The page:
onehand instruments

onehand instruments

One handed flutes and saxes

Flutelab makes Onehand flutes and saxophones. The Onehand instruments are full range chromatic instruments of our own design. They can be made in left hand or right hand playable.

Often, players have one hand good and the other one not so. In that case a hybrid one-handed instrument design will be made to involge the disabled side as much as possible.

Because all fingers of the “good” hand must be applied to operating the mechanism, some other way must be found to hold the instrument. This usually is a ground support. If the other hand can play a role in balancing the instrument, so much better.


All over the globe

Flutelab Onehand instruments are being played in the USA, UK, Italy, Australia, Germany, Hungary and the Netherlands. In 2014, Maarten Visser of Flutelab was awarded the OHMI award in Playable category for the Onehand flute.

To design for a customer far away, good communication is key. When you first inquire about a flute or saxophone for one hand, you will be greeted with many questions. I need these to arrive at a price calculation. From there I can prepare a quotation.


Having a flute that I can play one-handed still seems miraculous to me.  It gives me so much joy to be able to play again after my stroke. I tell everyone that you are a genius!


Rae Terpenning


How to order?

First step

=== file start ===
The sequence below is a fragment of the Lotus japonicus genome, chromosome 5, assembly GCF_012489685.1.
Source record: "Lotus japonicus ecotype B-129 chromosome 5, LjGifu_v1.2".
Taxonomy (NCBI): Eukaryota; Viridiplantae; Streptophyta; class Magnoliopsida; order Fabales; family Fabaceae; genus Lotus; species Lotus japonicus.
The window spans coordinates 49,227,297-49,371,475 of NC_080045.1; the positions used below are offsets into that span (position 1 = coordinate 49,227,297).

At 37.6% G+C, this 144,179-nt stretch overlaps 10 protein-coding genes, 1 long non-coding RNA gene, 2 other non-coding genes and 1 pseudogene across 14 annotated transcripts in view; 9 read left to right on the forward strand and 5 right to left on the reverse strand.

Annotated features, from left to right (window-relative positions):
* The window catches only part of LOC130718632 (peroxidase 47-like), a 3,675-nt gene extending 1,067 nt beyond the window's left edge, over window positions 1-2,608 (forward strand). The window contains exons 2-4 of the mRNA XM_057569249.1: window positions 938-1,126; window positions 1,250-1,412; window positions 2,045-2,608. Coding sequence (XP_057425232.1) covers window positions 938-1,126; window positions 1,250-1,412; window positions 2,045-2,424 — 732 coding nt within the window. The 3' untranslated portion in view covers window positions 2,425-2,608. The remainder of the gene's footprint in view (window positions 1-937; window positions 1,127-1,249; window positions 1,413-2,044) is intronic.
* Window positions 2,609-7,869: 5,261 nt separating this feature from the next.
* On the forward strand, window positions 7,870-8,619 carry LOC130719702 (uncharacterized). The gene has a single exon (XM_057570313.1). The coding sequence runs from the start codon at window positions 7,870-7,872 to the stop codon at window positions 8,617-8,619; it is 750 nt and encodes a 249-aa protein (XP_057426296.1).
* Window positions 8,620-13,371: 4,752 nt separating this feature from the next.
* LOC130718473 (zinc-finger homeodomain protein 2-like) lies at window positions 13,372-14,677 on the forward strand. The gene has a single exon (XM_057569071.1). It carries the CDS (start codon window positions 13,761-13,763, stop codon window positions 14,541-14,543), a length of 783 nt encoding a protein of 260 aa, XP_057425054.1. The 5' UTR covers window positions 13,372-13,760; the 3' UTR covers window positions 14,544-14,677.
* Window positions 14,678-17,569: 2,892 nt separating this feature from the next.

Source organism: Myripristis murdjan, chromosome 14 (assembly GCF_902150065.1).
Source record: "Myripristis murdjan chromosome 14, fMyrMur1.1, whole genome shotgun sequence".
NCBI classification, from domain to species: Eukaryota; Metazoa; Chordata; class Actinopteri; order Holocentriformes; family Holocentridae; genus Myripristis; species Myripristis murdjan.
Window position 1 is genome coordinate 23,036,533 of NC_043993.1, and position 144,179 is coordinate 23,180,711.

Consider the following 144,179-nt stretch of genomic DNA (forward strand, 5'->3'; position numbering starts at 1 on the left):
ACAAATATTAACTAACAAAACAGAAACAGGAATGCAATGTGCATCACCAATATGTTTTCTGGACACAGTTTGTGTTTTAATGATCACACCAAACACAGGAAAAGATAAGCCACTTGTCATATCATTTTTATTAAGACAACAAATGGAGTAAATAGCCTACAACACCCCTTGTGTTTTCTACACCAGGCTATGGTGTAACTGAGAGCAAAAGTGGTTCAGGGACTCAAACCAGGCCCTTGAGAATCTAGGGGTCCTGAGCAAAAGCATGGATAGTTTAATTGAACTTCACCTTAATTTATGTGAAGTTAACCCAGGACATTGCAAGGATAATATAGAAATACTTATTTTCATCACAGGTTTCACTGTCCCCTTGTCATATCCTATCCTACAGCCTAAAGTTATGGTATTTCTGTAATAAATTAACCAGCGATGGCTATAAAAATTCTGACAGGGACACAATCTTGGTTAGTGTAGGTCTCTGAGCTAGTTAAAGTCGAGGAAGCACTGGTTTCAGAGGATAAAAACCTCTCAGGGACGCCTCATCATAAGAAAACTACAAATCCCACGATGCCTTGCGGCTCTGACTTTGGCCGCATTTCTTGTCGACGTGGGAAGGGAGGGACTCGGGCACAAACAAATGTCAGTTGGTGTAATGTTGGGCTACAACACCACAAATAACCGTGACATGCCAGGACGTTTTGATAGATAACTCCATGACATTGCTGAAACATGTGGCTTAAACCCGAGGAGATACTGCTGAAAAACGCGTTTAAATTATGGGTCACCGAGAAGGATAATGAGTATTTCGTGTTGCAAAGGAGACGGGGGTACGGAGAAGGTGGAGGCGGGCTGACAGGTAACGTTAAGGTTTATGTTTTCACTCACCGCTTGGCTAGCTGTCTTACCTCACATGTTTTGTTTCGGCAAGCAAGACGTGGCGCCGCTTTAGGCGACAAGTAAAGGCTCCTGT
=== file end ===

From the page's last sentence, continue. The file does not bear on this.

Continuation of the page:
First of all, send me an email with your request In order to get a good idea of what I need to do, I need to know who the instrument is for and what the requirements are, so I will ask lost of questions.



Once I know all I need to know, I calculate the cost, and send you a quotation. There are usually several possibilities, such as laquer/ plain brass,  or floor stand/ stand supplied by you, etc.


Start of work

Once price and options are decided, I send an invoice for a downpayment of 25% of the labourt cost. Once that sum is received, I start work. Delivery is usually 5-10 months. It is a lot of work, and I cannot halt my other business activities.



Once your instrument is finished, I send an invoice for the remainder sum. Then is is time for shipping. Flutelab Onehand instruments come with a fingering table. A case can be supplied or you can make one yourself.



I am so thrilled with my left handed flute!!! Due to my Stroke 4 plus years ago, I was unable to use my right hand. I was a professional flutist prior to the stroke so it was a tremendous loss to my soul to be unable to play anymore. I contacted about a year ago with the hope that you could help me. Through several emails you decided to send it me! Yeah!!! The first time I felt the keys under my fingers, I felt a little bit of my soul and myself coming back! I was home again!! Thank you Maarten for being a wonderful person!!

Jennifer Groves



Cost breakdown

I make my instruments individually, so they are all priced differently. naming actual prices always creates expectations, and I hate having to disappoint you.

But, roughly speaking, and strongly depending on options:
One hand flute left oir right € 5000 – 12.000

One handed saxophone  € 8500- 20.000

Design and research

Before starting anything, I have the design ready. In this phase I start with structural design. Then I measure up the donor instrument. All lengths, diameters, movement angles, and construction details go into a spreadsheet. From there, detail design starts. From the start I must know that when a key is pressed 8 millimeters here, another key moves 6.5 mm over there. Another concern is that I have to fit a lot of moving parts in a small space, which is quite a puzzle.